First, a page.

The assessing authority must take into consideration various factors for determining the market value, but exclude the advantages due to the carrying out of the purpose of acquisition and remote potentialities.
The present appeal was filed in regard to issue related to assessment of market value of the land in question.
The land in question was notified Under Section 4 of the Land Acquisition Act, 1894 (Act) for the purposes notified therein. A declaration Under Section 6 of the Act was made and the award Under Section 11 of the Act was subsequently made giving the assessment of market value of the land. The aggrieved land owner preferred a reference under Section 18 of the Act wherein the value was enhanced with other statutory benefits. An appeal was moved under Section 54 of the Act claiming further enhancement whereby marginal enhancement was done and against the said finding present appeal was filed.
It was contended by the claimant(s) that the land ought to have been assessed at the rate on which the land covered by the same notification Under Section 4 of the Act in the neighbouring village were assessed. On the contrary it was submitted that the market value of the land cannot be assessed on the basis of compensation paid in the adjacent village for the reason that the land is not similar in any circumstance, either in quality or geographical situation/location, and thus, there was nothing on record on the basis of which it could be held that the claimant was entitled for the same compensation as given to other claimants in different villages.
The Court observed that the scheme of the Act is that every man’s interest is to be valued on as it occurs at the time of the notification Under Section 4(1). The assessing authority must take into consideration various factors for determining the market value, but exclude the advantages due to the carrying out of the purpose of acquisition and remote potentialities. It is the duty of the claimant that he must produce the relevant evidence for determining the market value while filing his claim Under Section 9 of the Act atleast before the trial Court or before the reference court for the reason that the Appellate court may not permit the party to adduce additional evidence in appeal.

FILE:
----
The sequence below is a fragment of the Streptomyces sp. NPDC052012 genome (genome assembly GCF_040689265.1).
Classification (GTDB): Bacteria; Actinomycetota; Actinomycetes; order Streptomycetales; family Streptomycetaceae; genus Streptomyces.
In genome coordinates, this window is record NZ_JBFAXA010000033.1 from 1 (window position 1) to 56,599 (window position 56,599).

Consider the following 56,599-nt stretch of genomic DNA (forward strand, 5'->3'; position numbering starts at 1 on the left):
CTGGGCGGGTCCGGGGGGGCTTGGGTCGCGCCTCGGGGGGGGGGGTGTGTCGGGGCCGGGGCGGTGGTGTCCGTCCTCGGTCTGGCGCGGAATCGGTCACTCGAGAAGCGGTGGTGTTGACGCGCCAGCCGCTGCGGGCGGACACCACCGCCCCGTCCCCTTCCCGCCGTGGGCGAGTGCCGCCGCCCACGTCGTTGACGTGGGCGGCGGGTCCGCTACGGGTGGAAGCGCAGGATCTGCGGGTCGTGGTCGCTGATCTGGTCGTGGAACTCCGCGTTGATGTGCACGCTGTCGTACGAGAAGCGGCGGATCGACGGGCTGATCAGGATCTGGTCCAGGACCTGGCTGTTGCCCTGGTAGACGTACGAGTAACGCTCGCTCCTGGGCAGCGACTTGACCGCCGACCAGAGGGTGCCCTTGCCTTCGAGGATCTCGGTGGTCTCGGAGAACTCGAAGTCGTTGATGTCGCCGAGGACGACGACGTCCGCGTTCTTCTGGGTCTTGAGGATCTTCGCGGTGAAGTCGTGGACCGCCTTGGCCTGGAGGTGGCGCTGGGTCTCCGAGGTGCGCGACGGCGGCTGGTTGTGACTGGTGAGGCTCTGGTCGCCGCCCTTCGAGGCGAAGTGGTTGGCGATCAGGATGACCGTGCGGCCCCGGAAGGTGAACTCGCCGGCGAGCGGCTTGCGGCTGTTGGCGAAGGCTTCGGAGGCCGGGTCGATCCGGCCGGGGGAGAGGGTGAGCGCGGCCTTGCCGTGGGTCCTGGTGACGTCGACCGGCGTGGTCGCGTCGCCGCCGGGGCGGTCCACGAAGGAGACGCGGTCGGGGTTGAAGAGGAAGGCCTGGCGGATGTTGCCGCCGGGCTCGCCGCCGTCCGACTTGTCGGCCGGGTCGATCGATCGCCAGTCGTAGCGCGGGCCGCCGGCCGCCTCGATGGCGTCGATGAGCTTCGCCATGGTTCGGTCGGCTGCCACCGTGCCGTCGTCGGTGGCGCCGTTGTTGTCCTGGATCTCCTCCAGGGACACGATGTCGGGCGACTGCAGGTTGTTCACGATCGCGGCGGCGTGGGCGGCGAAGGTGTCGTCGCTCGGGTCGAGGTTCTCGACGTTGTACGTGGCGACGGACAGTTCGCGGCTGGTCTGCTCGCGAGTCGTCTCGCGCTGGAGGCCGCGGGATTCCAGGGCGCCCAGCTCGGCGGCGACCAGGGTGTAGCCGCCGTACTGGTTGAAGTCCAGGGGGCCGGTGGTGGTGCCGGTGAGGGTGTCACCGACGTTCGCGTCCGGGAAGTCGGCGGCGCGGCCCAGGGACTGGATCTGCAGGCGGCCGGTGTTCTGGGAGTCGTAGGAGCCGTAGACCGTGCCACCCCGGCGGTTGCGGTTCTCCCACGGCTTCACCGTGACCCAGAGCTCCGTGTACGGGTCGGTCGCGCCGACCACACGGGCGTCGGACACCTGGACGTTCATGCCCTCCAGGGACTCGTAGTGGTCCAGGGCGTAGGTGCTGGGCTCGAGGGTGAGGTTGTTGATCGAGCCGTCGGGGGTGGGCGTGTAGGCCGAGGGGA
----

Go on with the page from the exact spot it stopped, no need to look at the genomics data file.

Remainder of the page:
The market value of the land is to be assessed as per Section 23 of the Act. Valuation of immoveable property is subject to uncertainties and no strait-jacket formula can be laid down for arriving at exact market value of the land. There is always a room for conjecture, and thus the Court must act reluctantly to venture too far in this direction. The factors such as the nature and position of the land to be acquired, adaptability and advantages, the purpose for which the land can be used in the most lucrative way, injurious affect resulting in damages to other properties, its potential value, the locality, situation and size and shape of the land, the rise or depression in the value of the land in the locality consequent to the acquisition etc., are relevant factors to be considered. Section 23 mandates that the market value of the land is to be assessed at the time of notification Under Section 4 of the Act. Therefore, value which has to be assessed is the value to the owner who parts with his property and not the value to the new owner who takes it over. Fair and reasonable compensation means the price of a willing buyer which is to be paid to the willing seller. Though the Act does not provide for “just terms” or “just compensation”, but the market value is to be assessed taking into consideration the use to which it is being put on acquisition and whether the land has unusual or unique features or potentialities.